Why is childhood exposure to BFRs relevant to health?
Brominated flame retardants (BFRs) are a class of chemicals that are added to a wide variety of products, including plastics, polyurethane foam, textiles, furniture, and electronics, to reduce the chance of fire and to meet flammability standards.
Polybrominated diphenyl ethers (PBDEs) were once the most widely used BFRs in the United States, until they were phased out between 2004 and 2013. However, many products that contain PBDEs are still in use, allowing PBDEs to escape from these products into the environment. Humans are exposed to PBDEs through diet, contact with flame-retarded products, and contaminated house dust. Young children tend to have higher exposures to PBDEs compared to adults due to frequent contact with floors and other surfaces where dust gathers, as well as frequent hand-to-mouth activity. In addition, children may be particularly vulnerable to the effects of PBDE exposure because they tend to have higher exposures (per kilogram of body weight) than adults and may be exposed during critical periods of development.
Exposure to PBDEs has been associated with disruption of the endocrine system, particularly thyroid hormone regulation. Pregnant women may be especially vulnerable to these effects as thyroid hormones play a key role in healthy pregnancies and fetal development. Reproductive hormones may also be affected, as some studies suggest that PBDE exposure may be linked to decreased fertility in women and changes in male reproductive development. Exposure to PBDEs during in utero and early development has been linked to altered cognitive function and behavior in childhood.
In newly manufactured products, PBDEs have been replaced by a range of “replacement” or “alternative” flame retardants. These include other BFRs such as hexabromocyclododecane (HBCD) and tetrabromobisphenol-A (TBBPA), and a new class of organophosphate, or OP, flame retardants. Although exposure to some of these replacement flame retardants may be widespread, potential health effects related to these exposures are not well understood.
What types of questions can be answered?
Exposure to BFRs can be estimated by measuring the parent chemicals in blood and other biological matrices. Each PBDE congener has a distinct elimination profile, which can vary between individuals. In general, PBDE levels in blood reflect exposure over the past several months or years. However, BDE209 (“Deca-BDE”) has a half-life of only 15 days, so multiple samples or studies to indicate within-person stability over time may be necessary. Many published data exist with which to compare PBDE exposures including general U.S. population data published in CDC’s National Report on Human Exposure to Environmental Chemicals (link is external).
How can exposure to BFRs be measured?
- Analytes: Exposure to PBDEs can be measured by quantifying the parent chemicals in plasma or serum. Because PBDEs concentrate in lipids, concentrations are often normalized according to the lipid content of the sample.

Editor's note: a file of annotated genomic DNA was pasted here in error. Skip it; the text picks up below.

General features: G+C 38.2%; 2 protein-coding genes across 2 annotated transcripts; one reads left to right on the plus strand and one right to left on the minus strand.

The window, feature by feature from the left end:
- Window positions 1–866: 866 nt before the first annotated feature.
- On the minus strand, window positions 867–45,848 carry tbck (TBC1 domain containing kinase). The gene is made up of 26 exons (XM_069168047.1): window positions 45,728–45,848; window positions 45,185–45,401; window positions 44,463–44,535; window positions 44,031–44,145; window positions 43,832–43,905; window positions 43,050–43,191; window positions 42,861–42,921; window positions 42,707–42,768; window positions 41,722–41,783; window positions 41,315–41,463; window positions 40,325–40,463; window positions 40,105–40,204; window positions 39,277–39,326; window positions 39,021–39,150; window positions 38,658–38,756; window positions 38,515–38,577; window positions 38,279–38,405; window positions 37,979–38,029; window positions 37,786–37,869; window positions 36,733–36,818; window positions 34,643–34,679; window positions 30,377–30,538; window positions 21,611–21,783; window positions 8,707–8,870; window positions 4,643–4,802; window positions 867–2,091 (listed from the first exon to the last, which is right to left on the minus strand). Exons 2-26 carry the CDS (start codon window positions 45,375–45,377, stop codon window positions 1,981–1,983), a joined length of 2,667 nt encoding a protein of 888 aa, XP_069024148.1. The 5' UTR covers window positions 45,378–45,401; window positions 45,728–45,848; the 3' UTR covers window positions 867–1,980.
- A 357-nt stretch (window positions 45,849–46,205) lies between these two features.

- Methods: Most methods use gas chromatography followed by mass spectrometry.
- Types of biospecimens: Plasma and serum are the most commonly used matrices, although breast milk may also be used. Other matrices such as meconium and placenta are of limited utility.
How does CHEAR ensure the quality of its analyses?
If possible, the inclusion of field “blanks” in a study can help identify any contamination from collection/storage sources. All assays are well validated with respect to accuracy and precision. All assays have embedded positive and negative controls. The positive controls are used to check assay accuracy within each set of samples. The negative controls are generally blanks that are included to assess the possibility of any cross contamination in the assay procedure.
What sample quality and quantity are necessary?
This is highly dependent on the assay to be run, but in general a few milliliters of serum or plasma are required. Less volume usually translates to lower frequency of detection. Multiple freeze-thaw cycles should not be a significant problem for the analysis of these substances.
Centers for Disease Control and Prevention. National Biomonitoring Program Factsheet: Polybrominated Diphenyl Ethers (PBDEs) and Polybrominated Biphenyls (PBBs). http://www.cdc.gov/biomonitoring/PBDEs_FactSheet.html
Fromme H, Becher G, Hilger B, et al. Brominated flame retardants. Exposure and risk assessment for the general population. International Journal of Hygiene and Environmental Health. 2016;219(1):1-23.
Linares V, Bellés M, Domingo JL. Human exposure to PBDE and critical evaluation of health hazards. Archives of Toxicology. 2015;89(3):335-356.
U.S. Environmental Protection Agency. Biomonitoring: Polybrominated Diphenyl Ethers. America’s Children and the Environment. 2013. https://www.epa.gov/sites/production/files/2015-05/documents/biomonitori...